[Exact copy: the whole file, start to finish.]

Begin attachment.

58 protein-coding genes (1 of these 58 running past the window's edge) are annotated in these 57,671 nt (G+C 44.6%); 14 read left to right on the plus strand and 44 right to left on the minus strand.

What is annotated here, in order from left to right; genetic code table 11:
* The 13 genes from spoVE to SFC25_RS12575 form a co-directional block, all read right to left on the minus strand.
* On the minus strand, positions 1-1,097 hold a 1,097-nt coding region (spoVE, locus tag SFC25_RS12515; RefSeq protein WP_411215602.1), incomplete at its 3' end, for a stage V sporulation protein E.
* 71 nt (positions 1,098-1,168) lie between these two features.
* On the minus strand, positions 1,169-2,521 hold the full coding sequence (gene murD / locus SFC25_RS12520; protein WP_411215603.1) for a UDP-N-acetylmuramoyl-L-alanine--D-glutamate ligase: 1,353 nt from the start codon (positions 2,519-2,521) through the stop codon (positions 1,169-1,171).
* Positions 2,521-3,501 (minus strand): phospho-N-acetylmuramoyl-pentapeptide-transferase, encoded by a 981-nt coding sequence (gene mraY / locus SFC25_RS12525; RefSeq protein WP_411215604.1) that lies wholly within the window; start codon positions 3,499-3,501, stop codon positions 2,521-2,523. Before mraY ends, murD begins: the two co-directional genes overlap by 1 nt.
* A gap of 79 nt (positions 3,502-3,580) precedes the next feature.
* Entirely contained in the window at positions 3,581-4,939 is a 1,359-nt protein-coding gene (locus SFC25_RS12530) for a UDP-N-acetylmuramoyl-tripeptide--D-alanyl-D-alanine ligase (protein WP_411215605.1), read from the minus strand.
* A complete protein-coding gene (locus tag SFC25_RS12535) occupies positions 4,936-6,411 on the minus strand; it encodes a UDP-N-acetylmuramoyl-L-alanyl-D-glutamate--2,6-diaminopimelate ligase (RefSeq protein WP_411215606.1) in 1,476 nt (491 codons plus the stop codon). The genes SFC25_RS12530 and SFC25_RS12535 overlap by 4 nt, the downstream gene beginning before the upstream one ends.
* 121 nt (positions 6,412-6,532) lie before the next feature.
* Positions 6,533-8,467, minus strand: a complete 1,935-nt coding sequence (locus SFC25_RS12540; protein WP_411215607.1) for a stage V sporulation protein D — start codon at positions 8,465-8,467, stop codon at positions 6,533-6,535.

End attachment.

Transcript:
58 protein-coding genes (1 of these 58 running past the window's edge) are annotated in these 57,671 nt (G+C 44.6%); 14 read left to right on the plus strand and 44 right to left on the minus strand.

What is annotated here, in order from left to right; genetic code table 11:
* The 13 genes from spoVE to SFC25_RS12575 form a co-directional block, all read right to left on the minus strand.
* On the minus strand, positions 1-1,097 hold a 1,097-nt coding region (spoVE, locus tag SFC25_RS12515; RefSeq protein WP_411215602.1), incomplete at its 3' end, for a stage V sporulation protein E.
* 71 nt (positions 1,098-1,168) lie between these two features.
* On the minus strand, positions 1,169-2,521 hold the full coding sequence (gene murD / locus SFC25_RS12520; protein WP_411215603.1) for a UDP-N-acetylmuramoyl-L-alanine--D-glutamate ligase: 1,353 nt from the start codon (positions 2,519-2,521) through the stop codon (positions 1,169-1,171).
* Positions 2,521-3,501 (minus strand): phospho-N-acetylmuramoyl-pentapeptide-transferase, encoded by a 981-nt coding sequence (gene mraY / locus SFC25_RS12525; RefSeq protein WP_411215604.1) that lies wholly within the window; start codon positions 3,499-3,501, stop codon positions 2,521-2,523. Before mraY ends, murD begins: the two co-directional genes overlap by 1 nt.
* A gap of 79 nt (positions 3,502-3,580) precedes the next feature.
* Entirely contained in the window at positions 3,581-4,939 is a 1,359-nt protein-coding gene (locus SFC25_RS12530) for a UDP-N-acetylmuramoyl-tripeptide--D-alanyl-D-alanine ligase (protein WP_411215605.1), read from the minus strand.
* A complete protein-coding gene (locus tag SFC25_RS12535) occupies positions 4,936-6,411 on the minus strand; it encodes a UDP-N-acetylmuramoyl-L-alanyl-D-glutamate--2,6-diaminopimelate ligase (RefSeq protein WP_411215606.1) in 1,476 nt (491 codons plus the stop codon). The genes SFC25_RS12530 and SFC25_RS12535 overlap by 4 nt, the downstream gene beginning before the upstream one ends.
* 121 nt (positions 6,412-6,532) lie before the next feature.
* Positions 6,533-8,467, minus strand: a complete 1,935-nt coding sequence (locus SFC25_RS12540; protein WP_411215607.1) for a stage V sporulation protein D — start codon at positions 8,465-8,467, stop codon at positions 6,533-6,535.